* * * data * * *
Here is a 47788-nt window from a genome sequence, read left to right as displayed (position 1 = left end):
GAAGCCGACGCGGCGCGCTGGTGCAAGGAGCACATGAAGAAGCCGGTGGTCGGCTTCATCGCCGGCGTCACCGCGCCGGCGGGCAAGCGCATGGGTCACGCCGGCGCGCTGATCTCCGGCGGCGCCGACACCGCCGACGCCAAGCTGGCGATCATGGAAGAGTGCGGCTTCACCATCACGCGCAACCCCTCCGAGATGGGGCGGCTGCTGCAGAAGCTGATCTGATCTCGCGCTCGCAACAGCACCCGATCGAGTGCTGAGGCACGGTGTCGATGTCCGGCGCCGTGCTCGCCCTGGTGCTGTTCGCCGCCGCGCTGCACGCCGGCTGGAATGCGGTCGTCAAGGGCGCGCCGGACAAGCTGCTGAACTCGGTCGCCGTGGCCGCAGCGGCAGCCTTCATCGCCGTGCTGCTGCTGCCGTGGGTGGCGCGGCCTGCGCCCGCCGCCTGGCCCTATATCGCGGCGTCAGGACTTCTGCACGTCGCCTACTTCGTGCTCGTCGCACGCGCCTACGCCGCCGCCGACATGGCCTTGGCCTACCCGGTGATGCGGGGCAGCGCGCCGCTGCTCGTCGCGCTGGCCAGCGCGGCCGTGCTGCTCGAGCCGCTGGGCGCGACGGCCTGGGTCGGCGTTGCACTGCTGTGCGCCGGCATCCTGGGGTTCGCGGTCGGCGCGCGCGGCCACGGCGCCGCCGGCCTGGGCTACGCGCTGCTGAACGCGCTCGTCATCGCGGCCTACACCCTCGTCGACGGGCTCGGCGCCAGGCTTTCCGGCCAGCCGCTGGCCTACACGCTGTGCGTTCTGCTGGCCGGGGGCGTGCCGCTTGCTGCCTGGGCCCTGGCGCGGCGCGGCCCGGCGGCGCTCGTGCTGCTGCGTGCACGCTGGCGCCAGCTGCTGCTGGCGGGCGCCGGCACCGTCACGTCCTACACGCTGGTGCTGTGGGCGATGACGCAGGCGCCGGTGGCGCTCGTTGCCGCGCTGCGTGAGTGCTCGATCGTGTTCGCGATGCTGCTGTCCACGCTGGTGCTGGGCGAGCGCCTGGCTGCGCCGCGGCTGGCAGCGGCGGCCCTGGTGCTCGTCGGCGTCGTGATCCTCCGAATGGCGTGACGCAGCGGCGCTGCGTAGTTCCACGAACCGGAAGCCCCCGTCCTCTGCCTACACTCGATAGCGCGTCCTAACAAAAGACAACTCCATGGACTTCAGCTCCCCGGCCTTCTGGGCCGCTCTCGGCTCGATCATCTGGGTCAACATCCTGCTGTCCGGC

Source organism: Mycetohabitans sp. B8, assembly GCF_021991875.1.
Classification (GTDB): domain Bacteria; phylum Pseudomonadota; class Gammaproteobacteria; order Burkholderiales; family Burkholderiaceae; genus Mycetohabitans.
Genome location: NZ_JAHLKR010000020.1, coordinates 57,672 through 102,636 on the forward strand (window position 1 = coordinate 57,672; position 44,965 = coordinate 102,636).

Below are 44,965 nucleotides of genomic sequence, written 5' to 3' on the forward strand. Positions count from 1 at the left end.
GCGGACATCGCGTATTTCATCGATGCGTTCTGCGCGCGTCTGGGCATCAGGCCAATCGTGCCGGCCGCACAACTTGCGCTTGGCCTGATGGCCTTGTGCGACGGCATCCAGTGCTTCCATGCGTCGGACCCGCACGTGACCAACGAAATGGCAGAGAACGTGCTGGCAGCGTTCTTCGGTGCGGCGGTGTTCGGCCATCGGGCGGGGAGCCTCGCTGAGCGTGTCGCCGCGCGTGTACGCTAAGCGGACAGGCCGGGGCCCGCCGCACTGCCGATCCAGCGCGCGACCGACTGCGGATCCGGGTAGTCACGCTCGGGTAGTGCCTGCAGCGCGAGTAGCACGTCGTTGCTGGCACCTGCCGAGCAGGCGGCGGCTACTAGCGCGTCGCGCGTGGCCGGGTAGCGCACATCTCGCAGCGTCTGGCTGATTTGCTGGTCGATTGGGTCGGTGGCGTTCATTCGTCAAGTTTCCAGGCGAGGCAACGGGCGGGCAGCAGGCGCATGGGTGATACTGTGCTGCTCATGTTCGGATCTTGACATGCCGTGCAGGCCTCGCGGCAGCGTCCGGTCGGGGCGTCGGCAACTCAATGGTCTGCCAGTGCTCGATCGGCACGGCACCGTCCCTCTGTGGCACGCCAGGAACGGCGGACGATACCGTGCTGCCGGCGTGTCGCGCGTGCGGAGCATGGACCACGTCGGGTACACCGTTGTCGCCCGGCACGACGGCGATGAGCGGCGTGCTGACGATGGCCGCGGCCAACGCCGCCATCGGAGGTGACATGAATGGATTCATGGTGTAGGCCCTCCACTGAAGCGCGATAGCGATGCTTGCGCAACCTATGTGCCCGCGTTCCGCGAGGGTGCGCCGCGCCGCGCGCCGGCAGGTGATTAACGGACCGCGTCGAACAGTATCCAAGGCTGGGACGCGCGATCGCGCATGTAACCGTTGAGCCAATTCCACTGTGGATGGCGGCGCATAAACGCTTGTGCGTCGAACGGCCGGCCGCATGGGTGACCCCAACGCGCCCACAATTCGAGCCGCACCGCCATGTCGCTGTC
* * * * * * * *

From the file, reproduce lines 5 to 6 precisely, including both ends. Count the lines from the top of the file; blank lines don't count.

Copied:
Genome location: NZ_JAHLKR010000020.1, coordinates 57,672 through 102,636 on the forward strand (window position 1 = coordinate 57,672; position 44,965 = coordinate 102,636).

Below are 44,965 nucleotides of genomic sequence, written 5' to 3' on the forward strand. Positions count from 1 at the left end.